When you are pregnant, you may notice changes in your skin, according to the American Pregnancy Association. You may notice the tell-tale glow associated with pregnancy, or you may develop uneven pigment on your face, known as the pregnancy mask. Some women notice an increase in acne. Stretch marks occur in about 90 percent of women. Skin-care products may be able to help reduce some of these changes.
According to the Discovery Health website, using a moisturizer with a sun protection factor of 15 that protects your skin from UVA and UVB rays may help reduce the development of the pregnancy mask. During pregnancy, your body produces more hormones, which can trigger an increase in pigment cells. The sunblock may keep these new pigment cells from becoming splotchy or discolored. If you plan to be in direct sunlight, increase the SPF to 30 or higher. You can safely use sunblock products containing Avobenzone or Parsol 1789.
Some specialty pregnancy skin-care products claim to help prevent stretch marks. While these are safe to use during pregnancy, most scientific research shows you can’t prevent stretch marks by using moisturizers. The APA reports you can use products with vitamin E and alpha hydroxy acids.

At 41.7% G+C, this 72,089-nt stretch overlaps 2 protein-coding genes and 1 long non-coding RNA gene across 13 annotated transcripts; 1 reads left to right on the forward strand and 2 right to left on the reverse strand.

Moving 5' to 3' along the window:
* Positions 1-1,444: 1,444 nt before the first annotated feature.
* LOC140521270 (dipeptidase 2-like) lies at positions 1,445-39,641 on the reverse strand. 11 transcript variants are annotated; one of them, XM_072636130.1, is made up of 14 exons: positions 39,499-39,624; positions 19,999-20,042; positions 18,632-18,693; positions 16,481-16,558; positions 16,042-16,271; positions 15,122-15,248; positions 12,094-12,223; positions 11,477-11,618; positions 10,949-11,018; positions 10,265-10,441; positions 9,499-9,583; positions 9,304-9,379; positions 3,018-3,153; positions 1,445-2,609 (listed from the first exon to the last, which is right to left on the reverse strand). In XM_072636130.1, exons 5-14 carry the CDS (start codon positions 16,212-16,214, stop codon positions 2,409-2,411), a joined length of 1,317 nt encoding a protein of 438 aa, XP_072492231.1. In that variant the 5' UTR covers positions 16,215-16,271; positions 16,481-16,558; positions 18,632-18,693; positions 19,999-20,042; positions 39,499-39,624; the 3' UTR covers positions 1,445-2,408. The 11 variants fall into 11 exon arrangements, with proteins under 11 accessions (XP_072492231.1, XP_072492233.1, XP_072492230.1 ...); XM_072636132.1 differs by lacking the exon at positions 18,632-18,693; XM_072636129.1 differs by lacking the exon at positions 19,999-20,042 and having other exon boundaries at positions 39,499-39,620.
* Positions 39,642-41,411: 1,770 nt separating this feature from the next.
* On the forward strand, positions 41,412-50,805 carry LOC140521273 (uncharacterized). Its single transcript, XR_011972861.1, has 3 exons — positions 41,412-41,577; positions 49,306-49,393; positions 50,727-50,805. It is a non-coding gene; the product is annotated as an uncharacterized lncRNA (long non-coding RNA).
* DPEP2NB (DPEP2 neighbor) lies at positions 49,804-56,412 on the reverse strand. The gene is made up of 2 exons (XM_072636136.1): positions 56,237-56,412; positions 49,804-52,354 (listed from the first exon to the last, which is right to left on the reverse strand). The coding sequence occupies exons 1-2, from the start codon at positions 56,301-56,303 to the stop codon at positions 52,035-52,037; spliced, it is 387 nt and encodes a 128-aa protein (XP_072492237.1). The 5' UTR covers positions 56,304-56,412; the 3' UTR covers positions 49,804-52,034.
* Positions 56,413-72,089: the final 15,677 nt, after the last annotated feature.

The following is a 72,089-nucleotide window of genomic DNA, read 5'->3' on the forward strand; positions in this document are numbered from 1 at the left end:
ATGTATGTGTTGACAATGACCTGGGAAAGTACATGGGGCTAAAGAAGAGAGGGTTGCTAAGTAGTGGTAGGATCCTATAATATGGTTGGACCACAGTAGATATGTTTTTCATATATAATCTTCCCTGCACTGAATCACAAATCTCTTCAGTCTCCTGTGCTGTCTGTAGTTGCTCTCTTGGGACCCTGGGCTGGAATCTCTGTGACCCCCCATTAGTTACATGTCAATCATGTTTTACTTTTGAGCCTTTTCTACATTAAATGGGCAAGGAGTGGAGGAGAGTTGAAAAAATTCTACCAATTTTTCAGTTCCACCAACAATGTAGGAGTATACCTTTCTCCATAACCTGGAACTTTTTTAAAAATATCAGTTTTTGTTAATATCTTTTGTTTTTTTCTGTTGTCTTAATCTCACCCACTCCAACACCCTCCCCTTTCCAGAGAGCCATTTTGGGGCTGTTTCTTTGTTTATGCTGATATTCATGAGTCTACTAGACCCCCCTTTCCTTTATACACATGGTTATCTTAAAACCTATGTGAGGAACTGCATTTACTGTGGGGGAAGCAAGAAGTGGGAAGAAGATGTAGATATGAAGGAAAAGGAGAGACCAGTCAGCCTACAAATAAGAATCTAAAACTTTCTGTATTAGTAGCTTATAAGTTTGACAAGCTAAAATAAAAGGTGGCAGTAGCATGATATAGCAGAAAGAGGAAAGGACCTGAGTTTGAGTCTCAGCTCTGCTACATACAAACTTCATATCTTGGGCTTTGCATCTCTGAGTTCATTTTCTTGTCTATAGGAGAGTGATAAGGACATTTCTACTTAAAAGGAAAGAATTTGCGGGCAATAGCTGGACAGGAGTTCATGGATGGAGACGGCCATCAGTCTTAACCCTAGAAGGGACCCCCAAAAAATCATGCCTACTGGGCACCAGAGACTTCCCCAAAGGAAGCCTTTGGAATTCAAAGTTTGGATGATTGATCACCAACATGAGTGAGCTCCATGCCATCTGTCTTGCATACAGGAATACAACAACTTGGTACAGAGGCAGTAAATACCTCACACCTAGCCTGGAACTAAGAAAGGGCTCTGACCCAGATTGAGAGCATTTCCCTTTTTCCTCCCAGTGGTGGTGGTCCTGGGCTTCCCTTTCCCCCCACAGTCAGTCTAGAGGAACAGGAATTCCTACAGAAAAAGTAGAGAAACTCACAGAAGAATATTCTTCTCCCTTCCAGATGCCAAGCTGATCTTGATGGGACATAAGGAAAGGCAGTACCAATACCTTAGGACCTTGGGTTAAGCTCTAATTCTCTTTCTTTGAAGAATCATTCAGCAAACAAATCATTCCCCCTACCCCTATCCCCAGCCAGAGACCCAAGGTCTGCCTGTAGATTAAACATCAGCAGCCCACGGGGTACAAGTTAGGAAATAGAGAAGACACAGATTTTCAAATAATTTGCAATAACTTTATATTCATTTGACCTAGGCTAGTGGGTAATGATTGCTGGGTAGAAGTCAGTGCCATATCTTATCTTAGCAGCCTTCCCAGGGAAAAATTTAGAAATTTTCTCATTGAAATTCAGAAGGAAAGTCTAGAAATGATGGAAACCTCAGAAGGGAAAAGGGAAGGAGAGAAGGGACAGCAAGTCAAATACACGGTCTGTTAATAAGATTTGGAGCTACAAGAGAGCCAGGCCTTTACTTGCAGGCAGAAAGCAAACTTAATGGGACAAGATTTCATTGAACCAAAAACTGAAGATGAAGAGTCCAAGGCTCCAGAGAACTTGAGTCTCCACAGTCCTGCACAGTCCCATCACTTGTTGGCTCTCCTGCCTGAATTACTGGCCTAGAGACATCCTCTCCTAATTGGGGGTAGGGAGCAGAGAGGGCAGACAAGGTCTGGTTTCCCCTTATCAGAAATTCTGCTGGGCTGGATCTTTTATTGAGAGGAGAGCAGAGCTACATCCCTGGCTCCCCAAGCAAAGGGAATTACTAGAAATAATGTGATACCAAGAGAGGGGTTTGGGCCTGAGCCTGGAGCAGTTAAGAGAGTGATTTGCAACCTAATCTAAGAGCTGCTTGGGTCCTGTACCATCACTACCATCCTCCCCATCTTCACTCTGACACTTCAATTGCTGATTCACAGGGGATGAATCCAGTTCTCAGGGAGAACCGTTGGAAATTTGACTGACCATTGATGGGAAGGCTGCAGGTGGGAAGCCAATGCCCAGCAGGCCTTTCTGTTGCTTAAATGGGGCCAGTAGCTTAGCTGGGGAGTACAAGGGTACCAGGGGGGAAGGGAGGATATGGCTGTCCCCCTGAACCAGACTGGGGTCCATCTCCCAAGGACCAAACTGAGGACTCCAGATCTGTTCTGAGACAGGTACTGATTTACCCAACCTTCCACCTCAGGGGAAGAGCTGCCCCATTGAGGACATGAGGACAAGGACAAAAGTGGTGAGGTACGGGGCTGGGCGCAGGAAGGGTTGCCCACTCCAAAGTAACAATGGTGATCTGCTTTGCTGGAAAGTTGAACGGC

Safe Acne Treatments
Some women may notice an increase in acne or pimples during the first trimester of pregnancy, according to the APA. The increase in hormones often causes your oil glands to secrete more oil, leading to the increase in pimples. You can use an over-the-counter facial cleanser to clean the excess oil from your skin. If nausea is one of the pregnancy symptoms you have been experiencing, consider a fragrance-free cleanser. To help with acne, you can use an astringent product. Safe products include glycolic acid, witch hazel and topical erythromycin. You need a prescription for topical erythromycin.
Unsafe Acne Treatments
Although almost all skin-care products are safe to use during pregnancy, most doctors caution against the use of topical retinoids, used to treat acne. Dr. Neal Schultz, a cosmetic dermatologist in private practice in New York, says scientific studies have shown that the use of retinoids has caused malformation in rodent pregnancies. Although the studies have not concluded whether the product may cause human deformation, he recommends erring on the side of caution. Products containing retinoids include Retin-A and Differin. The Discovery Health website adds salicylic acid to the list of skin-care products you should avoid using while pregnant.